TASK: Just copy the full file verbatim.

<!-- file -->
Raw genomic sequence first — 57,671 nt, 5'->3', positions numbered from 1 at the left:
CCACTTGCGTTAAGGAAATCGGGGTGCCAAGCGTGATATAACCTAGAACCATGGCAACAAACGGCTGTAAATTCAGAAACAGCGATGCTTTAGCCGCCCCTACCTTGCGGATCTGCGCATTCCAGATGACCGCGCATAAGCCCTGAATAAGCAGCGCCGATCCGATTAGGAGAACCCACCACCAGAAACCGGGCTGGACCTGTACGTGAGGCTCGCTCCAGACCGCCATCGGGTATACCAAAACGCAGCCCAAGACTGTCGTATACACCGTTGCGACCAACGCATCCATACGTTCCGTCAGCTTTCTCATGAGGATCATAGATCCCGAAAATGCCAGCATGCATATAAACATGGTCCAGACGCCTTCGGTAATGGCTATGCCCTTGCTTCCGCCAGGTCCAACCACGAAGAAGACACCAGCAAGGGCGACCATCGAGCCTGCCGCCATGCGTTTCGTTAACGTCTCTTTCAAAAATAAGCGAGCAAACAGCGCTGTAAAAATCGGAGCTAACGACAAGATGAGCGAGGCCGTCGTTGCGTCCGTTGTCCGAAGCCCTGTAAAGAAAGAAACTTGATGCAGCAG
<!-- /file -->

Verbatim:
Raw genomic sequence first — 57,671 nt, 5'->3', positions numbered from 1 at the left:
CCACTTGCGTTAAGGAAATCGGGGTGCCAAGCGTGATATAACCTAGAACCATGGCAACAAACGGCTGTAAATTCAGAAACAGCGATGCTTTAGCCGCCCCTACCTTGCGGATCTGCGCATTCCAGATGACCGCGCATAAGCCCTGAATAAGCAGCGCCGATCCGATTAGGAGAACCCACCACCAGAAACCGGGCTGGACCTGTACGTGAGGCTCGCTCCAGACCGCCATCGGGTATACCAAAACGCAGCCCAAGACTGTCGTATACACCGTTGCGACCAACGCATCCATACGTTCCGTCAGCTTTCTCATGAGGATCATAGATCCCGAAAATGCCAGCATGCATATAAACATGGTCCAGACGCCTTCGGTAATGGCTATGCCCTTGCTTCCGCCAGGTCCAACCACGAAGAAGACACCAGCAAGGGCGACCATCGAGCCTGCCGCCATGCGTTTCGTTAACGTCTCTTTCAAAAATAAGCGAGCAAACAGCGCTGTAAAAATCGGAGCTAACGACAAGATGAGCGAGGCCGTCGTTGCGTCCGTTGTCCGAAGCCCTGTAAAGAAAGAAACTTGATGCAGCAG